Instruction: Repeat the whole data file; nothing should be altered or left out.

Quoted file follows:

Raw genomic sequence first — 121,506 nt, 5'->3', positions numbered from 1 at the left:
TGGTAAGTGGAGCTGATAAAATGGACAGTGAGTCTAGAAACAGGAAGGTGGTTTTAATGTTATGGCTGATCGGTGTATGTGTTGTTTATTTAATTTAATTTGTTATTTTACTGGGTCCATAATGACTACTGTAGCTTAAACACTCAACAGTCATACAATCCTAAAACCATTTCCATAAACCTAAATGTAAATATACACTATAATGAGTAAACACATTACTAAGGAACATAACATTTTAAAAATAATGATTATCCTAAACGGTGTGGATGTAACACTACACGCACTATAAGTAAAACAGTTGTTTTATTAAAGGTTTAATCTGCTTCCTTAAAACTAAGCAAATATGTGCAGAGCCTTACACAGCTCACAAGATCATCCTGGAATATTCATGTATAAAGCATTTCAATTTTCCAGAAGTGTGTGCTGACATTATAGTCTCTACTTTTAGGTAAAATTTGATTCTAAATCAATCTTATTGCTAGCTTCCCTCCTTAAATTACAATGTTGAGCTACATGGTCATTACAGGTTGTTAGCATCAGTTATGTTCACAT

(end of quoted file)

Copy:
Raw genomic sequence first — 121,506 nt, 5'->3', positions numbered from 1 at the left:
TGGTAAGTGGAGCTGATAAAATGGACAGTGAGTCTAGAAACAGGAAGGTGGTTTTAATGTTATGGCTGATCGGTGTATGTGTTGTTTATTTAATTTAATTTGTTATTTTACTGGGTCCATAATGACTACTGTAGCTTAAACACTCAACAGTCATACAATCCTAAAACCATTTCCATAAACCTAAATGTAAATATACACTATAATGAGTAAACACATTACTAAGGAACATAACATTTTAAAAATAATGATTATCCTAAACGGTGTGGATGTAACACTACACGCACTATAAGTAAAACAGTTGTTTTATTAAAGGTTTAATCTGCTTCCTTAAAACTAAGCAAATATGTGCAGAGCCTTACACAGCTCACAAGATCATCCTGGAATATTCATGTATAAAGCATTTCAATTTTCCAGAAGTGTGTGCTGACATTATAGTCTCTACTTTTAGGTAAAATTTGATTCTAAATCAATCTTATTGCTAGCTTCCCTCCTTAAATTACAATGTTGAGCTACATGGTCATTACAGGTTGTTAGCATCAGTTATGTTCACAT